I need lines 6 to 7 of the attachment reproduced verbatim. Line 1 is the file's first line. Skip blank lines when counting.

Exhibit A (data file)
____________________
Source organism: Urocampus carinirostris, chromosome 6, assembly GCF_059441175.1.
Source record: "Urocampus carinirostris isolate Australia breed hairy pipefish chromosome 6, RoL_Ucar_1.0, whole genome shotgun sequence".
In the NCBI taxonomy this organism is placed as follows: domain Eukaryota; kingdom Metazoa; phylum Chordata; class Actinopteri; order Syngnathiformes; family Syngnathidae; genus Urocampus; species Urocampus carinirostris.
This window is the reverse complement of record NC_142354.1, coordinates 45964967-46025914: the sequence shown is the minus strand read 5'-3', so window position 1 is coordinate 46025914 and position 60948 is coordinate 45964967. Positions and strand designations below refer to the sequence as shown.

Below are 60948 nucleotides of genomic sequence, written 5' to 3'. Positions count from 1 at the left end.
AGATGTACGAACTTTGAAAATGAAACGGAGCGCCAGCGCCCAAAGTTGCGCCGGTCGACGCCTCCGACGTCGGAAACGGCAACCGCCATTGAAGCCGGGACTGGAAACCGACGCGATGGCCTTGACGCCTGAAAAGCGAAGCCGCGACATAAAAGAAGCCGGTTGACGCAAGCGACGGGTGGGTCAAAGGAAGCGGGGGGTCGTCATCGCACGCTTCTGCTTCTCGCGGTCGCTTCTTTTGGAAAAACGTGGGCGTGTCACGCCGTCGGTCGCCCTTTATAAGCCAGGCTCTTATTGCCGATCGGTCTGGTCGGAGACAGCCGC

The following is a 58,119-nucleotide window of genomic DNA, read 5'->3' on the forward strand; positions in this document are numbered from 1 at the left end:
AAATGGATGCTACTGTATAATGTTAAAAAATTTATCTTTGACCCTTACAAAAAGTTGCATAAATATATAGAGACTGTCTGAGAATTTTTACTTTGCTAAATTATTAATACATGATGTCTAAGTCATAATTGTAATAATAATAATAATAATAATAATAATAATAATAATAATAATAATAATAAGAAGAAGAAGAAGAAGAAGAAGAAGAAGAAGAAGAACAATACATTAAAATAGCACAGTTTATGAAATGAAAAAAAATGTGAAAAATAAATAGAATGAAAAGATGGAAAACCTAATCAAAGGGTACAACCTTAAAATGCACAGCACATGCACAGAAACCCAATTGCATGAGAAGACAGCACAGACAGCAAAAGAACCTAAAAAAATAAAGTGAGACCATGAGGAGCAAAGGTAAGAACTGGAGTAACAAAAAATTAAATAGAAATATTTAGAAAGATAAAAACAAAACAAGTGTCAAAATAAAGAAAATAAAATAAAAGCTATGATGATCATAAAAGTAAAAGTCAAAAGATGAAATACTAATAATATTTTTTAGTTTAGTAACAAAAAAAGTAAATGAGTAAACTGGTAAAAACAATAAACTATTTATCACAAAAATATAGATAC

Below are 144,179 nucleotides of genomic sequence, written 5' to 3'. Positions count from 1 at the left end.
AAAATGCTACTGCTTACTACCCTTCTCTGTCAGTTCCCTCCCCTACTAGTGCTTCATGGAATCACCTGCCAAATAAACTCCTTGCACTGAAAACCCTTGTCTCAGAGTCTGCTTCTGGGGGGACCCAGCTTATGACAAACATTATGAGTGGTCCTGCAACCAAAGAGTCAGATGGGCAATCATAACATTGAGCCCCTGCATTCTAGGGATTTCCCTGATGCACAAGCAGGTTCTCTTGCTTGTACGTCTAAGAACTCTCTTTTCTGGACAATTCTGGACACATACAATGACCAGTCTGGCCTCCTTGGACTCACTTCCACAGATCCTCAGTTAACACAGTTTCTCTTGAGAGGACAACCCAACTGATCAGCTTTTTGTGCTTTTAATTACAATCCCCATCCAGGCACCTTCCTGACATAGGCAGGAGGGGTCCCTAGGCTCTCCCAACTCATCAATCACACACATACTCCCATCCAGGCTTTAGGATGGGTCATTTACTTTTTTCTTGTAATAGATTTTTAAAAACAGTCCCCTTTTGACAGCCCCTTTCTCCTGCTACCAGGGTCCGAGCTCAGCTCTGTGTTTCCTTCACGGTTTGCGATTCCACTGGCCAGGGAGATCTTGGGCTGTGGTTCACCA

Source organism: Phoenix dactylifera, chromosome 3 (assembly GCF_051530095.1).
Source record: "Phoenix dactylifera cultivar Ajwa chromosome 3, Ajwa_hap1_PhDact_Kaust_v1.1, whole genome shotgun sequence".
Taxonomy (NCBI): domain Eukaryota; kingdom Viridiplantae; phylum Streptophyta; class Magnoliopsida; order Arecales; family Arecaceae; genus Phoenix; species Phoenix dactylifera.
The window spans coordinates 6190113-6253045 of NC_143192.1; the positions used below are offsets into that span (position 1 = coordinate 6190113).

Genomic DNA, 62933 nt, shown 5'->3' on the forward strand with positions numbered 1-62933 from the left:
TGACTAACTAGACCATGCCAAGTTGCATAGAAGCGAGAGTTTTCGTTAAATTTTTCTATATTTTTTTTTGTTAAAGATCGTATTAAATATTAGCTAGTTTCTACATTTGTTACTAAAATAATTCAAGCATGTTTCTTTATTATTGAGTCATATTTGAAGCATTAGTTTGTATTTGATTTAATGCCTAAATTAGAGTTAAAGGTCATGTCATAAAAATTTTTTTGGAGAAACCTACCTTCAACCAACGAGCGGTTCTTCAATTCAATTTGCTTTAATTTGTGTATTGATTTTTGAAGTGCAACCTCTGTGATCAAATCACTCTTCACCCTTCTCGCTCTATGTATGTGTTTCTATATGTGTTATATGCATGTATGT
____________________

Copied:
AGATGTACGAACTTTGAAAATGAAACGGAGCGCCAGCGCCCAAAGTTGCGCCGGTCGACGCCTCCGACGTCGGAAACGGCAACCGCCATTGAAGCCGGGACTGGAAACCGACGCGATGGCCTTGACGCCTGAAAAGCGAAGCCGCGACATAAAAGAAGCCGGTTGACGCAAGCGACGGGTGGGTCAAAGGAAGCGGGGGGTCGTCATCGCACGCTTCTGCTTCTCGCGGTCGCTTCTTTTGGAAAAACGTGGGCGTGTCACGCCGTCGGTCGCCCTTTATAAGCCAGGCTCTTATTGCCGATCGGTCTGGTCGGAGACAGCCGC

The following is a 58,119-nucleotide window of genomic DNA, read 5'->3' on the forward strand; positions in this document are numbered from 1 at the left end: